The Prince of Singapore: An American Pastor with an International Flock

Like so many other overnight successes who have actually been working and writing for years, Joseph Prince arrives on the bestseller list (#11 on our Hardcover Nonfiction list) with his 14th book, The Power of Right Believing. Prince has a worldwide following: he is senior pastor of New Creation Church in Singapore, with more than 30,000 attenders. His television program, Destined to Reign airs in 370 time slots on local channels in 35 cities in North America, as well as on national cable networks. He has more than one million Facebook fans, and a YouTube channel with more than 11 million views. You can even find him on Pinterest, or see advertising for the book on CNN while waiting at the airport. You might also see him in person; his first U.S. book tour includes stops in Houston, Dallas, Los Angeles, and Newark, N.J.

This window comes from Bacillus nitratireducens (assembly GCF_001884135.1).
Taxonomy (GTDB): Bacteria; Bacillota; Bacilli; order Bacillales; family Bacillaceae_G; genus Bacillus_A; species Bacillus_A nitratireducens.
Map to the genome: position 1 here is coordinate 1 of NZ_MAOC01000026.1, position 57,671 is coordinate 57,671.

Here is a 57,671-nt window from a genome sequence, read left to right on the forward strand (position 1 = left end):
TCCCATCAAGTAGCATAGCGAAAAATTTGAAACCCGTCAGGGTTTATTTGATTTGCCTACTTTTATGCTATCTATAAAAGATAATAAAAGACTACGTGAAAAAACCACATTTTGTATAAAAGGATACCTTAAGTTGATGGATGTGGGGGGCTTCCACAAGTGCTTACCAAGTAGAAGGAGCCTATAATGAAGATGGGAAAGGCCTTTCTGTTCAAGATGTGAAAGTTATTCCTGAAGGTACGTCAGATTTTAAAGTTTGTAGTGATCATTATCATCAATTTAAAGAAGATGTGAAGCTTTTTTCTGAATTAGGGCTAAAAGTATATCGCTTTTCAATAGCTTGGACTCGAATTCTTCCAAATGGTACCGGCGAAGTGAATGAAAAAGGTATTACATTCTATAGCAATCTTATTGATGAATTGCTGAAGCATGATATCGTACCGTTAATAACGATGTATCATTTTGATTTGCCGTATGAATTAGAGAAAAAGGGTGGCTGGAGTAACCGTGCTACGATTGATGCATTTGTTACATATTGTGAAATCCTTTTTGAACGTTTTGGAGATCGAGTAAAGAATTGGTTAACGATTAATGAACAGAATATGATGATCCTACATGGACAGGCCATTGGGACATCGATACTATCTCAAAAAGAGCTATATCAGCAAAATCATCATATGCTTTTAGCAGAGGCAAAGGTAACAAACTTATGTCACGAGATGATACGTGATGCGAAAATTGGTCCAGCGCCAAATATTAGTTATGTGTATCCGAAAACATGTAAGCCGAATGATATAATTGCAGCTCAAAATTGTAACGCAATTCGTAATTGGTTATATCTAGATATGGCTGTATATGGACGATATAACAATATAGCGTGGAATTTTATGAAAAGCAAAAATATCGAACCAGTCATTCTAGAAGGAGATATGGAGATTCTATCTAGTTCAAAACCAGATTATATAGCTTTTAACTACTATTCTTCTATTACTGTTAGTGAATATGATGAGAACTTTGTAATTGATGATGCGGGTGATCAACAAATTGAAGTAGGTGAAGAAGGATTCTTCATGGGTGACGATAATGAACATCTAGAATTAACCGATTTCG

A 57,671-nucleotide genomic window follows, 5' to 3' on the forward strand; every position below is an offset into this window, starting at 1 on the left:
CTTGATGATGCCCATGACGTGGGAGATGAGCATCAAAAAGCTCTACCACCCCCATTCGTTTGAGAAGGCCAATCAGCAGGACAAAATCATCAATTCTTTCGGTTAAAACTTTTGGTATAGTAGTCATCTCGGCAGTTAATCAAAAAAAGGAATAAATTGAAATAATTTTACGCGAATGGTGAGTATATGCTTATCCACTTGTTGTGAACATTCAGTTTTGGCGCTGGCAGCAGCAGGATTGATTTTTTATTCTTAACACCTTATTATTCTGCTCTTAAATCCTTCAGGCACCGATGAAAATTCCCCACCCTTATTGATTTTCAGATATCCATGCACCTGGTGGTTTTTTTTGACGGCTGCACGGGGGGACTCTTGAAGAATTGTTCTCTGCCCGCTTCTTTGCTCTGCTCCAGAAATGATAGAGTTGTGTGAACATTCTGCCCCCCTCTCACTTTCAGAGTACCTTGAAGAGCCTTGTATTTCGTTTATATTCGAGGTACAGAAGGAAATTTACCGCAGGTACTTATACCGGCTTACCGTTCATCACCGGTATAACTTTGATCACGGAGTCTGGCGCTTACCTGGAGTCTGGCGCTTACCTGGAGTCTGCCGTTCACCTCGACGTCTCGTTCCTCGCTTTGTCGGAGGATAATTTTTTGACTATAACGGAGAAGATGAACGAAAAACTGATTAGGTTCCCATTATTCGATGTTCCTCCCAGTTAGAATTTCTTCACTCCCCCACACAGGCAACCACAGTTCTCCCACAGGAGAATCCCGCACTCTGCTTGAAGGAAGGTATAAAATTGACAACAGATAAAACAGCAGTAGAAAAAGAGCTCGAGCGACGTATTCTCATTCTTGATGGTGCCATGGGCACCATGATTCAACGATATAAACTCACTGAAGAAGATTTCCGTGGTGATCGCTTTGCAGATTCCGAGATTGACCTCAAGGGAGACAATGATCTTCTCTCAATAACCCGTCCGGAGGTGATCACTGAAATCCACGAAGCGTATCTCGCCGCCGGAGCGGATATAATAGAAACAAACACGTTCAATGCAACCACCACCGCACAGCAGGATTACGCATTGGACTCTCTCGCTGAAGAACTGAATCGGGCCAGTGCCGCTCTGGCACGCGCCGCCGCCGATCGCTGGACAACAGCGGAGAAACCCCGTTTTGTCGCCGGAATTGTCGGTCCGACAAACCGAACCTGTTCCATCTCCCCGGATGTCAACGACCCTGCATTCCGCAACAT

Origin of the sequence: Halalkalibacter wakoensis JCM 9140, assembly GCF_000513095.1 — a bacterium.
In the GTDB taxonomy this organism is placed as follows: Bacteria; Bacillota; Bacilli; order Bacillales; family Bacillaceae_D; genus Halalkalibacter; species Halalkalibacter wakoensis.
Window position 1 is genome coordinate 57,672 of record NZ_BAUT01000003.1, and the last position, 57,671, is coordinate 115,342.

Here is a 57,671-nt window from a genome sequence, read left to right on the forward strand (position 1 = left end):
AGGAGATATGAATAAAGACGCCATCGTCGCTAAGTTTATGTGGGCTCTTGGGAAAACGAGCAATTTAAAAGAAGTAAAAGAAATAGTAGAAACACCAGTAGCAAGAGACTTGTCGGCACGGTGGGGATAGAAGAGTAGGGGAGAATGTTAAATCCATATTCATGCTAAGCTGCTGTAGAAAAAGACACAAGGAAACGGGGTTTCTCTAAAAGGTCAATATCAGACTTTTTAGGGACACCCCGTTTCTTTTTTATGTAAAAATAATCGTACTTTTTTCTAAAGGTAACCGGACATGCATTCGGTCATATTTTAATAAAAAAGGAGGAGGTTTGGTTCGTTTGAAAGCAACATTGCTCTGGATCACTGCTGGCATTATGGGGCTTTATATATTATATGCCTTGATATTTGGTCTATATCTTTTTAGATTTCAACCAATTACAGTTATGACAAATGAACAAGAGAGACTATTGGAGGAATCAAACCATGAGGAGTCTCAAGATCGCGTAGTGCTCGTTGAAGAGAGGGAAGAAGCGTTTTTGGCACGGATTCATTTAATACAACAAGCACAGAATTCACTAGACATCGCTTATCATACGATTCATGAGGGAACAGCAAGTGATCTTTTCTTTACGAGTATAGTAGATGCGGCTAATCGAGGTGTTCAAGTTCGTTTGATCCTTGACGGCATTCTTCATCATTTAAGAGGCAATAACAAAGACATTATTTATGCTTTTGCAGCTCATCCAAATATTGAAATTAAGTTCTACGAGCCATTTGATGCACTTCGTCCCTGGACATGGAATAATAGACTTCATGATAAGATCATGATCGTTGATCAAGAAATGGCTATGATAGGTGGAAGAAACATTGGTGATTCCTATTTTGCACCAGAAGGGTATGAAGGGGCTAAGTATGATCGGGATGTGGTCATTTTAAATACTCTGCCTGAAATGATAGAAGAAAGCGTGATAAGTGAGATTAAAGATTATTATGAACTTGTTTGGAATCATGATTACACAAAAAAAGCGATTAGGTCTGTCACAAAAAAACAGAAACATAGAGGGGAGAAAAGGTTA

—Marcia Z. Nelson

Blood, Water, Wedding Bells: Lamb’s Novel of an Evolving Family Welcomed by his Fans

Hot off the presses, Wally Lamb’s new novel We Are the Water debuts on our Hardcover Fiction list at #5 in its first week on sale. He got the idea for the title from a Patti Griffith song, and the story followed. Hype began building for Lamb’s book, his first full-length novel in five years, back in May when the author spoke at the BEA Breakfast Series.

Set mostly in the author’s native Connecticut, We Are the Water explores race, class, sexuality, and art through the drama of the modern American family. On the brink of her second marriage, artist Annie Oh is plagued by “lifestyle guilt.” She has recently left her husband of 27 years for a woman—the sophisticated Viveca, a wealthy art dealer who encourages Annie to pursue her art. While Annie loves Viveca, she worries that her life choices are affecting her family, especially her three children, all in their 20s, who are struggling with the toll of young adulthood. As the wedding day nears, emotions fly and unhealed wounds resurface. The author is currently in the midst of a 10-city, monthlong tour.—Annie Coreno